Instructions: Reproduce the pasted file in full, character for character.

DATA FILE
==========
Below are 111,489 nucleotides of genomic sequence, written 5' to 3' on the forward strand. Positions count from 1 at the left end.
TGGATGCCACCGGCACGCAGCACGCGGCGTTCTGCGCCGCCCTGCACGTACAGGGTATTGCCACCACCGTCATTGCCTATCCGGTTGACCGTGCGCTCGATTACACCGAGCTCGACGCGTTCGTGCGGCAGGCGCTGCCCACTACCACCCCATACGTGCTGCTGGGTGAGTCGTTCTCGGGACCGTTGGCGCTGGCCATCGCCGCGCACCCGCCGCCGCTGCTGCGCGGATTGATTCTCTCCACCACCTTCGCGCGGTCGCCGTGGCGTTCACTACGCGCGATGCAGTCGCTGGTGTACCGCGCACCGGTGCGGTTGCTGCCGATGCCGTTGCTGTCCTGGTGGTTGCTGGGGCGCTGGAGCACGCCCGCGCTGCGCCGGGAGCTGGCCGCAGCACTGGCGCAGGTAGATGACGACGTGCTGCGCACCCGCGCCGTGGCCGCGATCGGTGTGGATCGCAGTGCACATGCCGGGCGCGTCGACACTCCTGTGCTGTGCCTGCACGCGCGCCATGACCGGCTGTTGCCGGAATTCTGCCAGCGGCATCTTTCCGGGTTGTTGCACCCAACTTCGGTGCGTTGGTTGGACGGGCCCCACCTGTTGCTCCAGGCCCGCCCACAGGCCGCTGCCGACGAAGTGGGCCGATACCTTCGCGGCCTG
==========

Below are 111,489 nucleotides of genomic sequence, written 5' to 3' on the forward strand. Positions count from 1 at the left end.
TGGATGCCACCGGCACGCAGCACGCGGCGTTCTGCGCCGCCCTGCACGTACAGGGTATTGCCACCACCGTCATTGCCTATCCGGTTGACCGTGCGCTCGATTACACCGAGCTCGACGCGTTCGTGCGGCAGGCGCTGCCCACTACCACCCCATACGTGCTGCTGGGTGAGTCGTTCTCGGGACCGTTGGCGCTGGCCATCGCCGCGCACCCGCCGCCGCTGCTGCGCGGATTGATTCTCTCCACCACCTTCGCGCGGTCGCCGTGGCGTTCACTACGCGCGATGCAGTCGCTGGTGTACCGCGCACCGGTGCGGTTGCTGCCGATGCCGTTGCTGTCCTGGTGGTTGCTGGGGCGCTGGAGCACGCCCGCGCTGCGCCGGGAGCTGGCCGCAGCACTGGCGCAGGTAGATGACGACGTGCTGCGCACCCGCGCCGTGGCCGCGATCGGTGTGGATCGCAGTGCACATGCCGGGCGCGTCGACACTCCTGTGCTGTGCCTGCACGCGCGCCATGACCGGCTGTTGCCGGAATTCTGCCAGCGGCATCTTTCCGGGTTGTTGCACCCAACTTCGGTGCGTTGGTTGGACGGGCCCCACCTGTTGCTCCAGGCCCGCCCACAGGCCGCTGCCGACGAAGTGGGCCGATACCTTCGCGGCCTG